Hey there, time traveller!
This article was published 21/2/2013 (1247 days ago), so information in it may no longer be current.
U.S. snowstorms starting in late January and extending through this month have greatly increased the risk of flooding in the Fargo area.
In a forecast Thursday, the U.S. National Weather Service said there is a 60 per cent or greater risk of major flooding along the Red River, from its headwaters near Wahpeton, N.D., to Fargo.
The risk of flooding is far less severe in Grand Forks and moderate in comparison near the Canadian border at Pembina, N.D., the weather service said.
The forecast assessed the risk of flooding in the next 90 days on the U.S. portion of the Red River.
Manitoba will issue its first flood forecast of 2013 on Wednesday, incorporating the latest U.S. data in its calculations. Until now, provincial officials have expressed more concern about the potential for flooding this spring along the Assiniboine River in western Manitoba than about a possible Red River flood.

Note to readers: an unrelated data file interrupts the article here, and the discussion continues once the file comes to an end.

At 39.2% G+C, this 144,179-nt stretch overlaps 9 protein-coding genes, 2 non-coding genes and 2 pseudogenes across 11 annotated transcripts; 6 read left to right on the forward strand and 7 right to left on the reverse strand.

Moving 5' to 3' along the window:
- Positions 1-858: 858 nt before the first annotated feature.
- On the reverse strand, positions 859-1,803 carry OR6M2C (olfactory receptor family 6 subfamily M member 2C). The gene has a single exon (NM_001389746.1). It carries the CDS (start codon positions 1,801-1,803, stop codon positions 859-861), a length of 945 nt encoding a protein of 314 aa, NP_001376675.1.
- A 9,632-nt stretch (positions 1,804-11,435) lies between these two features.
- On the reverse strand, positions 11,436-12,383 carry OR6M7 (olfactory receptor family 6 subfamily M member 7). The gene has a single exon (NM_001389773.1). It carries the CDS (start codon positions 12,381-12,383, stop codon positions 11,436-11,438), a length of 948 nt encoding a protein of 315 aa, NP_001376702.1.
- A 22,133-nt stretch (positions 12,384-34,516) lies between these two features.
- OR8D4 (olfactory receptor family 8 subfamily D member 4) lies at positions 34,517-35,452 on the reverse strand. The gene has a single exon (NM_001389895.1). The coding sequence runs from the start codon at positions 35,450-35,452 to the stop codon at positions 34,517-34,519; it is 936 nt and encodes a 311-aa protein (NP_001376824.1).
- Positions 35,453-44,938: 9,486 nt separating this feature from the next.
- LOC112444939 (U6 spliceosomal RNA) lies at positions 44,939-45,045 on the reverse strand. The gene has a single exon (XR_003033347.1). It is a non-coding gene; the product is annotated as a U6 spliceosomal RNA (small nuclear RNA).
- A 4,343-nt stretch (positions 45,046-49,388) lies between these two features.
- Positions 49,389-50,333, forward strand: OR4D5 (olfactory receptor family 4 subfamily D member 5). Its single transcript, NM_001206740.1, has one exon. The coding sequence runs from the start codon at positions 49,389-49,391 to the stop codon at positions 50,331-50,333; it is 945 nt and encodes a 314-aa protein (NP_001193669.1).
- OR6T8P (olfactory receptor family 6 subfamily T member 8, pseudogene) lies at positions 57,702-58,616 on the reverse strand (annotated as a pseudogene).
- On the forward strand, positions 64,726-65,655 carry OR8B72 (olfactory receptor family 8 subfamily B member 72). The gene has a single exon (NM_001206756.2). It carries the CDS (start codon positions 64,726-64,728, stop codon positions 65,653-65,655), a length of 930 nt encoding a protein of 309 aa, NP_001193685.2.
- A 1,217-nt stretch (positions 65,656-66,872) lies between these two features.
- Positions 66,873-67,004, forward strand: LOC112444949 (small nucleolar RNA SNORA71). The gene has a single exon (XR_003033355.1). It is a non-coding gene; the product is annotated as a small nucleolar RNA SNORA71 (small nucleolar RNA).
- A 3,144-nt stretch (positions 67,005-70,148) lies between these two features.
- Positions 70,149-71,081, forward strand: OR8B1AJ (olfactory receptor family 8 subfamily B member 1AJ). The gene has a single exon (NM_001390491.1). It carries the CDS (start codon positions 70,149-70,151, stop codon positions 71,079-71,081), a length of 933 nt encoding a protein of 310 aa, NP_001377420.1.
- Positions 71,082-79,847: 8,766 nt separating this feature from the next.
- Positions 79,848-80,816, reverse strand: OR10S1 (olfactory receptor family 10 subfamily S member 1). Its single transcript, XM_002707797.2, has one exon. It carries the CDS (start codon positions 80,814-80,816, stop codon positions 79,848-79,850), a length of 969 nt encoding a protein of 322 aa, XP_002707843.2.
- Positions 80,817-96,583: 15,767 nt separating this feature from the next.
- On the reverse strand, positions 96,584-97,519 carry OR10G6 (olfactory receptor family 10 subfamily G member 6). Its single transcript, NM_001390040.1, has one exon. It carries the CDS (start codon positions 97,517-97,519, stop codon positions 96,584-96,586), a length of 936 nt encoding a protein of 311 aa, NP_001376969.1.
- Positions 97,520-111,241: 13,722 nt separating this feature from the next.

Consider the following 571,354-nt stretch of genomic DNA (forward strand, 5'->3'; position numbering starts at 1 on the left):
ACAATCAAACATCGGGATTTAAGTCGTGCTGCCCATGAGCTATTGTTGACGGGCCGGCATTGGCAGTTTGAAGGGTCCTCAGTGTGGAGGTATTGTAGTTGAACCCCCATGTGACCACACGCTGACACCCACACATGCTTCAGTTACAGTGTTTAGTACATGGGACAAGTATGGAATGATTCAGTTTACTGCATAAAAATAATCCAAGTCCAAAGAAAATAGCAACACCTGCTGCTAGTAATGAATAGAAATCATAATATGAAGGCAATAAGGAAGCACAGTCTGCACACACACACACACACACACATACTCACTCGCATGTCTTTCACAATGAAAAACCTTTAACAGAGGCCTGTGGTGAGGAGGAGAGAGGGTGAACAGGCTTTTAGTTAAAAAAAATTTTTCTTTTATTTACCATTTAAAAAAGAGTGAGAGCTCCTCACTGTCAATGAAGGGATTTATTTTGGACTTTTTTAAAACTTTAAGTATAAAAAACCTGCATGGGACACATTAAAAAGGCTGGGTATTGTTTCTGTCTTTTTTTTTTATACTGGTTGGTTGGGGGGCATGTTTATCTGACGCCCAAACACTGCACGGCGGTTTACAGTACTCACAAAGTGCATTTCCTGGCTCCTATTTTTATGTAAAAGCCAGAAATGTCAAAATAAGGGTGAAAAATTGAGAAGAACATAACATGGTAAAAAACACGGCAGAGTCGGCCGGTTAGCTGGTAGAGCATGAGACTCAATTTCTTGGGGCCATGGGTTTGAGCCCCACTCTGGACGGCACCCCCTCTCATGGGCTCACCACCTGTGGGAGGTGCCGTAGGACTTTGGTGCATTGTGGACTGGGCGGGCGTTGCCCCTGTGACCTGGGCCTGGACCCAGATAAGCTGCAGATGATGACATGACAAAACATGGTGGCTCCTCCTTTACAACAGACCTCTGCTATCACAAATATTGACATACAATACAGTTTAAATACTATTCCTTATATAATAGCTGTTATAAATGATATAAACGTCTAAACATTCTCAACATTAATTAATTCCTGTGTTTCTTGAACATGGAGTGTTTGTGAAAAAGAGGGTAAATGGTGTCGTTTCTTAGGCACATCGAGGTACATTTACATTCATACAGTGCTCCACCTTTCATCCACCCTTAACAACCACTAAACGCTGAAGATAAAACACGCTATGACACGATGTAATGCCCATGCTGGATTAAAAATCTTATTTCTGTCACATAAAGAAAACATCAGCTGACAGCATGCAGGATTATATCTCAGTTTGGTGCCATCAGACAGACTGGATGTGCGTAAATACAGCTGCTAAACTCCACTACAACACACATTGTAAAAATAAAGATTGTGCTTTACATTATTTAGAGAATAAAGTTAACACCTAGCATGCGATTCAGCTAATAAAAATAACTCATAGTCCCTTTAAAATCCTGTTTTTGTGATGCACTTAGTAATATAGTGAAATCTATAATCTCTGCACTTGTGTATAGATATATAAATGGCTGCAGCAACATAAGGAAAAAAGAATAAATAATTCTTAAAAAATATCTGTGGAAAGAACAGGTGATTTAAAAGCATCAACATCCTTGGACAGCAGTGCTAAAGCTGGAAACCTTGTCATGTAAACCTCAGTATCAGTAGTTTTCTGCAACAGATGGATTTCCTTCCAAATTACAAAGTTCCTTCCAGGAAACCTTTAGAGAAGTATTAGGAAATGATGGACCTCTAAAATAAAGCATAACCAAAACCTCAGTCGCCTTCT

The U.S. National Weather Service said recent snowfalls in western Minnesota and eastern North Dakota have significantly boosted the flood risk at Fargo, but the agency does not expect the Red to crest near record levels set in 2009.
"I'd say it's a manageable flood at this time," said Mike Lukes, a hydrologist with the National Weather Service in Grand Forks.
The weather service said there is a fair risk (30 per cent to 60 per cent) of moderate flooding at Grand Forks and a fair risk of major flooding at Pembina.
In an interview, Lukes explained less flooding is expected at Grand Forks compared with Fargo because the river channel is wider there. Flows from the Red Lake River, a Minnesota stream that merges with the Red at East Grand Forks, are expected to be minor.
The risk of flooding rises again at the Canada-U.S. border because of flows from the Pembina River, a tributary of the Red, he said.
Manitoba flood officials declined comment Thursday on the U.S. forecast. A government spokesman said recent snowfalls, soil moisture levels at freeze-up and U.S. river forecasts will all be factored into the province's spring flood outlook on Wednesday.